My tournament starts well, winning the first round against Esper Control. Chris didn’t fare so well, going 0-2, but still coming up to me declaring “I almost won a game!” Not one damn bit of sadness on his face that he just lost 0-2 – in fact, he was excited. I get caught up in his excitement a bit, remembering again that we’re just playing a game, after all.
I’m happy for him. I’m not even thinking about my round.
We sit down in the back and play games between rounds, just like we’ll do all day when we get the chance. That boy will play Magic whenever, wherever, and with whomever will sit down and play with him. I even swap decks with him to try to show him the nuances of playing his own deck.
Chris casts Telepathy every time he sits down for a round.
Round two, I get paired against Bant Control. Again, as in round one, I lose game one before my sideboard comes through. Well, my sideboard and the four Stormbreath Dragons I drew in game three. My opponent was flustered when I played the fourth Dragon (making dramatic hand gestures and making comments about my luck) but even he (and his uber-competitiveness) calmed down and smiled a bit when Chris came over, again declaring how oh-so-close¬ he had come to winning a game. That smile… it’s disarming. Even my frustrated opponent couldn’t fight it.
Round three, I find his seat, take him there, and sit down to battle. My opponent is a guy who played at the same store I used to play at, so we’re vaguely familiar with each other. He’s playing Mono-Black Devotion and in the three-game set we played, I get Thoughtseized about 8-10 times. Have I ever mentioned how much I hate that card? I’m still able to pull the game out with my planeswalkers doing the heavy lifting after my fat monsters cleared the Hero’s Downfalls from his hands. Just like that, I’m 3-0 in my first tournament back – and yet, I barely notice my own results.
Chris has just won his first game! Sure, he lost the round, but his excitement is palpable as he recalls game one where he kept burning his opponent until he died. I get the full recounting while we sit down for our customary between-round games. To say that I was proud would be an incredible understatement.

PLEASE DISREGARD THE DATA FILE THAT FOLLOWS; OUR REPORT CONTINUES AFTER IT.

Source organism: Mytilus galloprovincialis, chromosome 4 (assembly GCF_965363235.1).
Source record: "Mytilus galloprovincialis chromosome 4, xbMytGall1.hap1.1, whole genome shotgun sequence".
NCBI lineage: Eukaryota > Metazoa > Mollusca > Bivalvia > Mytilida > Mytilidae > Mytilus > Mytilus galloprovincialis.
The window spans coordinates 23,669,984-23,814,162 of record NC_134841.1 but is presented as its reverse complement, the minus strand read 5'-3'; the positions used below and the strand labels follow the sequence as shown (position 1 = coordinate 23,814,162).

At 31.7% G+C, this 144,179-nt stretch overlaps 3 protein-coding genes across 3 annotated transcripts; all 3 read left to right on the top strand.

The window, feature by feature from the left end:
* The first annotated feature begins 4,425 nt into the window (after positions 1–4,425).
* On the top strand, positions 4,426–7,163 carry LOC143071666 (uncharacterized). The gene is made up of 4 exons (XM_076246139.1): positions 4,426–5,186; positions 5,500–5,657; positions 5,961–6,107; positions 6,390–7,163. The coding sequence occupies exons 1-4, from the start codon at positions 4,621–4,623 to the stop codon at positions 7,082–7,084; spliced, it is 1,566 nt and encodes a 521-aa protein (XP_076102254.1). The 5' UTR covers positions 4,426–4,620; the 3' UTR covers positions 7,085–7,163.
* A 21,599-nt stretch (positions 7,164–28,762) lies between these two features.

Round four: Naya Aggro. After sitting Chris down in the last seat of the tournament, I sit down and nearly get “combo’d out” when my opponent starts bloodrushing and Boros Charming a Voice of Resurgence. Apparently he miscounted, though, so despite being down to four life, I come back and win game one. I sideboard as if I’m playing against Naya Hexproof (I did some research before the tournament and assumed that he was hexproof just without seeing any of his hexproof creatures). That bites me in game two where I simply get overrun by his ragtag team of Soldiers of the Pantheon and Dryad Militants.
Game three, Stormbreath Dragon reminds me how fun attacking with hasty dragons really is. With that I’m 4-0, but the best part was that my round went so fast that I could watch Chris’s game three.
I sit down, and Chris’s opponent is at 5 life, Chris having a Skullcrack in hand. On his opponent’s end step, he ‘cracked, putting his opponent to two. I held my breath as he drew his card, a Mana Confluence. “Dammit” I thought.
His opponent, unbeknownst to me, was in no danger though. He had an active Deathrite Shaman and had Bogbrew Witch churning out Festering Newts to feed an active Bubbling Cauldron. I watched as that engine slowly took Chris out, chunk by chunk. I’m undefeated, one round away from being able to draw into the Top Eight, and yet I’m as downtrodden as someone who just went 0-2 and dropped. I pat Chris on the back and start to console him, but he’s still smiling.
It didn’t hurt that his opponent was dropping, so he signed the slip in Chris’s favor. I point it out to Chris, saying that he had just won his first round of Magic. He looks down, looks up at his opponent then me, and the smile grows larger. His opponent shakes his hand, congratulates Chris, and walks off.
See? That smile is contagious and disarming. A weapon of mass destruction…
After we turned in the match slip, we sat back down to start playing. After a bit, the store manager and Brad Nelson came up to where we were sitting; Brad was going to start spellslinging, and we happened to be sitting in the seats they were planning on giving him.
As we were moving our game over, I told Chris about Brad, telling him that Brad was once the Pro Player of the Year, meaning he was the best player in the world at one time. Chris became bug-eyed as he realized what that meant. Brad was a great sport, shaking Chris’s hand and talking to him before eventually offering Chris the first seat at the spellslinging event.
A severe mismatch… I felt bad for Brad.
Brad’s Reanimator deck put up a valiant fight, but Chris’s R/W Burn deck took down the game after some… suboptimal plays by the former Player of the Year. Not blocking those Mutavaults with his 5/5 and 6/6 when Chris was tapped out definitely had observers raising their eyebrows, but Brad is a POY…
…so I’m sure he had a plan in mind.
I thanked Brad for not crushing Chris and walked away, telling Chris that he just beat the champ, so now he’s the champ. That is how it works, right?